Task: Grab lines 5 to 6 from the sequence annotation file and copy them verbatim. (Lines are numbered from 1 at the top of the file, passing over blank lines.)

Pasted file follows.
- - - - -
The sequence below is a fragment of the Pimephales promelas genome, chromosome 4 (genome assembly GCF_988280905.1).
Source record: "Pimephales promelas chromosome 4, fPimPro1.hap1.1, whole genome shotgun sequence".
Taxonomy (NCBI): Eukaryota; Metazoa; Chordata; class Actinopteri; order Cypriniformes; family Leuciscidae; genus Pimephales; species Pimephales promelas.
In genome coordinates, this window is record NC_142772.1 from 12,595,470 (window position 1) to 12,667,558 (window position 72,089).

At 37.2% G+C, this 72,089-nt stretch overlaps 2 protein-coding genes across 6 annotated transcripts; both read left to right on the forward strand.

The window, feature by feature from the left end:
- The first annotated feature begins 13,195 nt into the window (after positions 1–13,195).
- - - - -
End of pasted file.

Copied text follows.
At 37.2% G+C, this 72,089-nt stretch overlaps 2 protein-coding genes across 6 annotated transcripts; both read left to right on the forward strand.

The window, feature by feature from the left end: